Ear Drops For Tinnitus: Good Or Bad?

woman putting in ear drops

If you’re struggling with ringing in your ears, it’s easy to reach for any remedy to ease the symptoms. But before you grab a bottle of ear drops, make sure you educate yourself on the potential relief – and the many risks. 

First, it’s always wise to connect with your clinician before experimenting with a healthcare treatment option. This is especially true of ear drops. Drops, usually applied by a dropper directly into the ear canal, can actually do more harm than good if you’ve been diagnosed with an eardrum perforation or have had pressure-equalizing tubes placed in your ears. There are also risks associated with the use of over-the-counter or homeopathic varieties, which don’t require clearance from the FDA. If you have tinnitus and are not able to try ear drops to find relief, there are other effective methods you can turn to to treat your tinnitus. Take our short quiz to see if you are a candidate for treatment with Treble Health.

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But in some cases, ear drops may mitigate tinnitus stemming from wax build-up or underlying medical conditions, so let’s break down the chemistry. 

Understanding Ear Drops

It’s important to note that there are no prescriptions that specifically manage tinnitus. Instead, there are a range of drugs, including ear drops, that may help with root causes of tinnitus like infections, swelling, or other abnormalities. However, because your eardrum (or tympanic membrane) is impermeable to most molecules, drops aren’t actually designed to treat the inner or middle ear. 

Ear drops can be over-the-counter (OTC) or prescribed by a physician. If prescribed, most fall into a class of antibiotics approved to treat bacterial infections. These fluoroquinolone antibiotics include ciprofloxacin (cipro) and other drugs that primarily treat outer and middle ear infections. Fluocinolone acetonide oil drops can also be prescribed for outer ear eczema. Then there are drops like antipyrine and benzocaine otic drops that relieve pain from swelling in the ear.

FDA Approval

There are also homeopathic drops that are harder to evaluate because they don’t require FDA approval. This means they lack the rigor of testing or the standards applied to prescribed medications, so it’s harder to assess side effects, risks, and effectiveness. In fact, the FDA regularly reports issues with manufacturing standards and widely varying amounts of active ingredients used in many homeopathic products. The FDA, for example, has not approved use of a number of popular products for any ear condition, including Similasan Earache Relief and Ring Relief Ear Drops, which both contain a form of toxic mercury, as well as Similasan Ear Ringing Remedy Drops, which contains quinine sulfate that can be ototoxic in high doses.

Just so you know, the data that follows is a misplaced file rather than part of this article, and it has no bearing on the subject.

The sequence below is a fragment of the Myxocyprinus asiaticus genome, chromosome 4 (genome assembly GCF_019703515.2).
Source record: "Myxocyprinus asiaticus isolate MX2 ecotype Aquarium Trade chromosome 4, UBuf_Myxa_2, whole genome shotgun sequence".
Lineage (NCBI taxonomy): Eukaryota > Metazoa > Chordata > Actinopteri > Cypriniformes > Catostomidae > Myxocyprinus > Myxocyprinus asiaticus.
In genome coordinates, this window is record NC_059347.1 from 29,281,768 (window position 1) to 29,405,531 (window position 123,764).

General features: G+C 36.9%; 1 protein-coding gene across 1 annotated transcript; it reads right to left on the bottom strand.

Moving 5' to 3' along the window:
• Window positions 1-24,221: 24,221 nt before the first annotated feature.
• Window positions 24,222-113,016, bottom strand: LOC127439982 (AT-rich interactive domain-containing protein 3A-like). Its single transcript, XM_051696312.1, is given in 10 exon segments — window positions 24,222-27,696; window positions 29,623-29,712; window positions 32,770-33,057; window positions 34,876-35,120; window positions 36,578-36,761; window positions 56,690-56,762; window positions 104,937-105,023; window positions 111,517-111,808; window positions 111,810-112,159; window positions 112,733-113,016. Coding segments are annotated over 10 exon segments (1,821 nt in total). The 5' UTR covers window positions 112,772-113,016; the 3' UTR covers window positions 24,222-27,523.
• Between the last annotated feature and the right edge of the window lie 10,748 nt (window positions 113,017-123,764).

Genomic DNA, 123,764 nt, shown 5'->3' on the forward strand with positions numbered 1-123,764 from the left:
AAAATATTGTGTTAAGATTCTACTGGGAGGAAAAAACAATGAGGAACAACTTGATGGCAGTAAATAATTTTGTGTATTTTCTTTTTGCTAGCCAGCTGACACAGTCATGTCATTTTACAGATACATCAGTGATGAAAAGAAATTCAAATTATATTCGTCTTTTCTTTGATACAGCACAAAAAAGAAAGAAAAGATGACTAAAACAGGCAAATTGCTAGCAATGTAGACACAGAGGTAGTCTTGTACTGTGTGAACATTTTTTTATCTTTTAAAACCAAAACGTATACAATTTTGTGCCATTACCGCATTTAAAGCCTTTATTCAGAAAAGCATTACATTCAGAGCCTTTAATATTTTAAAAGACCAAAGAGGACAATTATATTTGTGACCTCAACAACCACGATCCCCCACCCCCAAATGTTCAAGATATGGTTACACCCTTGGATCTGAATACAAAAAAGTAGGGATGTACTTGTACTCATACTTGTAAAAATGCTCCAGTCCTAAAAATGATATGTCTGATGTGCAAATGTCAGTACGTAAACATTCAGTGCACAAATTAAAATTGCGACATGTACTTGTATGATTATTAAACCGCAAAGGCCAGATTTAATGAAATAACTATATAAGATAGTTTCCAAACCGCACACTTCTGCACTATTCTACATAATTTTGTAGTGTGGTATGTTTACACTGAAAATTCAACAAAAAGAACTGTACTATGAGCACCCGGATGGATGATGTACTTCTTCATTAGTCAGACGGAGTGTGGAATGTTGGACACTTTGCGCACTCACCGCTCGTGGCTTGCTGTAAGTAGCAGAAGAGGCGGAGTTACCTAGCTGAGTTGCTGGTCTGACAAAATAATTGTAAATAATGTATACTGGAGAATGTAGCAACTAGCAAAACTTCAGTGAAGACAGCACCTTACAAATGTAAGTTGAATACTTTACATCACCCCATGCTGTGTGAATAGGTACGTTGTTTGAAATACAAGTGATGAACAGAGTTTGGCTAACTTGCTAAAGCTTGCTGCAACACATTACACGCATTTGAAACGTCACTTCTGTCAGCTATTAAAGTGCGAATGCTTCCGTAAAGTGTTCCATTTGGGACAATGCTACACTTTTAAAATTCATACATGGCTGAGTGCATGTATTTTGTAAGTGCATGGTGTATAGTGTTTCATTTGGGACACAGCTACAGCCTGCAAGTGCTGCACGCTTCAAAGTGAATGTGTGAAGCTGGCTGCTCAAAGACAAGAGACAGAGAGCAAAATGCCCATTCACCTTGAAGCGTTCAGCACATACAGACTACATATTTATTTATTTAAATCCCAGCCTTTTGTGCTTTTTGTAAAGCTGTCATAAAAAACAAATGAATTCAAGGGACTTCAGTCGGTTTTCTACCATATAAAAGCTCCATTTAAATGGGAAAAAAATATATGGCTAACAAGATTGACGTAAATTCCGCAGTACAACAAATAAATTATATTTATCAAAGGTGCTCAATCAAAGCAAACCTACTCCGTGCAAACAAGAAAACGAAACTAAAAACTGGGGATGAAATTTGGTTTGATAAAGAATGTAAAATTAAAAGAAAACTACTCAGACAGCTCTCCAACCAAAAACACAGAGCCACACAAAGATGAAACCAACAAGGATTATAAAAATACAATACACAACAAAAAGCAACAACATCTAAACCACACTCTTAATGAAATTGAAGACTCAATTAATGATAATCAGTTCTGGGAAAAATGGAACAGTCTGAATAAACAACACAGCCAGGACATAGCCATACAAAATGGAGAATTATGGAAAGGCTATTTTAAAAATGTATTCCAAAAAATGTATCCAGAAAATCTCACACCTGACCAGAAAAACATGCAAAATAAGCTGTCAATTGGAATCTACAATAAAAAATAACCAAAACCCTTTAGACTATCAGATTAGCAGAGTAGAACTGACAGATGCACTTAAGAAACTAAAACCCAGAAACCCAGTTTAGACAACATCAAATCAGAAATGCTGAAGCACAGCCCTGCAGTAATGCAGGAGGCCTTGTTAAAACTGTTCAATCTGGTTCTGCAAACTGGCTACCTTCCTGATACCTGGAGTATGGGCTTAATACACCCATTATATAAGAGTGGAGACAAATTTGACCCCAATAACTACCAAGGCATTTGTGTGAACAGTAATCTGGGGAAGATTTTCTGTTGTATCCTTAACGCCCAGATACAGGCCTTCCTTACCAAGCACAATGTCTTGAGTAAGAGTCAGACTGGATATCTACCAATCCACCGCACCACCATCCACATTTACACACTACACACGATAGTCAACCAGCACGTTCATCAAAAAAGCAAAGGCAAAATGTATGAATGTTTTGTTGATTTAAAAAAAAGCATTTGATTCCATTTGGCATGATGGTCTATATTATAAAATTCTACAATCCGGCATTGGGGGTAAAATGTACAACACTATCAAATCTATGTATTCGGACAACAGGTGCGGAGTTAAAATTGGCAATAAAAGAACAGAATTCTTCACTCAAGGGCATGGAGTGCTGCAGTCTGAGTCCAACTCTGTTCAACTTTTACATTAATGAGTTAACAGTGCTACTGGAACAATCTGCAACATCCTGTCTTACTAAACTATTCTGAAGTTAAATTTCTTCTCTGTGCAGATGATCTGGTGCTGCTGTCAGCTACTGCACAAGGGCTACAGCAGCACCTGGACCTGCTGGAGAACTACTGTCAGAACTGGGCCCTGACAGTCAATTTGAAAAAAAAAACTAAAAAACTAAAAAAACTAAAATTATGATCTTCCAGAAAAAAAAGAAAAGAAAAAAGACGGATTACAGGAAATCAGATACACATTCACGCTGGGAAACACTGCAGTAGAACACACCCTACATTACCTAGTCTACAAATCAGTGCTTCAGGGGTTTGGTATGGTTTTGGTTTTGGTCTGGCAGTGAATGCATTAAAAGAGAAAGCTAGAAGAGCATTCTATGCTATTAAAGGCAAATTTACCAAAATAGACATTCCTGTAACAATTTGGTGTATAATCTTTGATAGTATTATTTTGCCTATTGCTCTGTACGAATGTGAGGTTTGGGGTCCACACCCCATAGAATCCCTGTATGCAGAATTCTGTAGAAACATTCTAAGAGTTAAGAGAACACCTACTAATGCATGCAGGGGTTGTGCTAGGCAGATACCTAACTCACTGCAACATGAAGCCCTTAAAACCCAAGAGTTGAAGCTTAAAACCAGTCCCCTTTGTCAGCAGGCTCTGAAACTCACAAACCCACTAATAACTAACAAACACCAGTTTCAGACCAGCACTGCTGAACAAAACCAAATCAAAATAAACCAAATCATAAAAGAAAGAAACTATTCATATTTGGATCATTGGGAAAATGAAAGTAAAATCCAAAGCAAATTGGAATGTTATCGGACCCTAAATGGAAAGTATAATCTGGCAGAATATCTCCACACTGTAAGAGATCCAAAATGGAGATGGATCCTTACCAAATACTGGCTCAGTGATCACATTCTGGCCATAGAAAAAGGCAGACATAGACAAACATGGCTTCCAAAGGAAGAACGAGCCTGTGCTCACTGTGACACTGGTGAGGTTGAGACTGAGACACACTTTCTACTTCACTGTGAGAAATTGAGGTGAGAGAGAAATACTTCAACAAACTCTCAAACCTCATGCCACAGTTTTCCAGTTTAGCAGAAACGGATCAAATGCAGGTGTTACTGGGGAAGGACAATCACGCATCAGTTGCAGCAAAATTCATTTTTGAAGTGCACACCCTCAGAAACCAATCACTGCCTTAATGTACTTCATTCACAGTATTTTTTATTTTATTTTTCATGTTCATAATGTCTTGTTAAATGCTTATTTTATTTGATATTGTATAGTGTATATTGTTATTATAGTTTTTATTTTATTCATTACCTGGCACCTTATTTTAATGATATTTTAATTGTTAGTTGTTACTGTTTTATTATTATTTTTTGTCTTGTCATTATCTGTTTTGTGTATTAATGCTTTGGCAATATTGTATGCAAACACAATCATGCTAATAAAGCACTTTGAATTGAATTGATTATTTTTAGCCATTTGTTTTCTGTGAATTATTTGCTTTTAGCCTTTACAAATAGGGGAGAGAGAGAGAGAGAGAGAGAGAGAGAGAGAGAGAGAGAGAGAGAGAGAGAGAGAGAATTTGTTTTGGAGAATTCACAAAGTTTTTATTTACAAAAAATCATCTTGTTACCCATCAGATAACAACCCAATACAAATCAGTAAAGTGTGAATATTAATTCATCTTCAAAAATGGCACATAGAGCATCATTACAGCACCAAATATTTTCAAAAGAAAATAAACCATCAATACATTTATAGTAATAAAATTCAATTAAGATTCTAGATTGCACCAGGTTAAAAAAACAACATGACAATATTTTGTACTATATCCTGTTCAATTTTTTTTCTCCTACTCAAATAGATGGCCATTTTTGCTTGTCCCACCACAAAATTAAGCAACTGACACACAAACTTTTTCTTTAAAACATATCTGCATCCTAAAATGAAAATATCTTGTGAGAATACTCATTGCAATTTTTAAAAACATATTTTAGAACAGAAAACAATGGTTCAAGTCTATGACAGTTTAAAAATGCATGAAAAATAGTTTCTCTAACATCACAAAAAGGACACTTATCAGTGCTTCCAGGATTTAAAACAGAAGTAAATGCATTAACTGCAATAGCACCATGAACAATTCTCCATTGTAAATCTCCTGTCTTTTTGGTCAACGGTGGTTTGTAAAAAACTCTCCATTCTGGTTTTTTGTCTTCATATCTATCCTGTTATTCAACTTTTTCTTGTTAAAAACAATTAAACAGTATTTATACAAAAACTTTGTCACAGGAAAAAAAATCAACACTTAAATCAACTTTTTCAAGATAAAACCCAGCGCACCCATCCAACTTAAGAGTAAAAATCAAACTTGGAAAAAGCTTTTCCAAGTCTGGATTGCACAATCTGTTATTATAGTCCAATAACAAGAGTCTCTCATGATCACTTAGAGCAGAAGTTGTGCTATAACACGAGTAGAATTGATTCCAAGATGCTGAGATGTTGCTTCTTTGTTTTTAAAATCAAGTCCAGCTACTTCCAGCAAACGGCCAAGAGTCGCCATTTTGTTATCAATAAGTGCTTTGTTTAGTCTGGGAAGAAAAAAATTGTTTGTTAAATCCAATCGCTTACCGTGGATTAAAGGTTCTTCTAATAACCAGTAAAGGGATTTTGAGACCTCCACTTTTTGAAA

While the science may be lacking, however, some tinnitus sufferers do report relief from OTC drops. Importantly, much of that relief is tied to the effectiveness of ear drops to loosen wax that accumulates in the ear canal. 

Ear Drops For Wax Build-Up

Wax build-up can reduce sound as it travels through the ear canal to the middle and inner ears, resulting in temporary tinnitus. That’s where OTC ear drops that contain carbamide peroxide (in brands like Debrox and Murine) are especially useful. Oil-based ear drops – including just a small amount of mineral oil – are effective in moistening and loosening wax so it can migrate out of the ear canal. 

Other Options 

If you are looking for ways to relieve your tinnitus, there are quite a few effective strategies you can use to treat your tinnitus. Most chronic cases of tinnitus can be effectively treated with the support of an experienced clinician. At Treble Health, we offer a treatment program that utilizes a combination of sound therapy treatment and tinnitus coaching with our clinicians, mixed with cognitive behavioral style support. Our Tinnitus Treatment Bundle includes everything you need to address your tinnitus.

As you explore options to lower the volume of tinnitus in your ears, just know that the science currently doesn’t support the use of OTC drops for tinnitus relief unless your condition is specific to wax accumulation. Even prescription ear drops – which should always be used as directed by a physician – aren’t great at addressing tinnitus except when there’s a deeper medical condition at play. Instead, you may be better served working with your clinician on other evidence-based treatment options to ease the pain. 

Treble Health offers evidence-based treatment for tinnitus – take our short quiz to find out if you’re a candidate.

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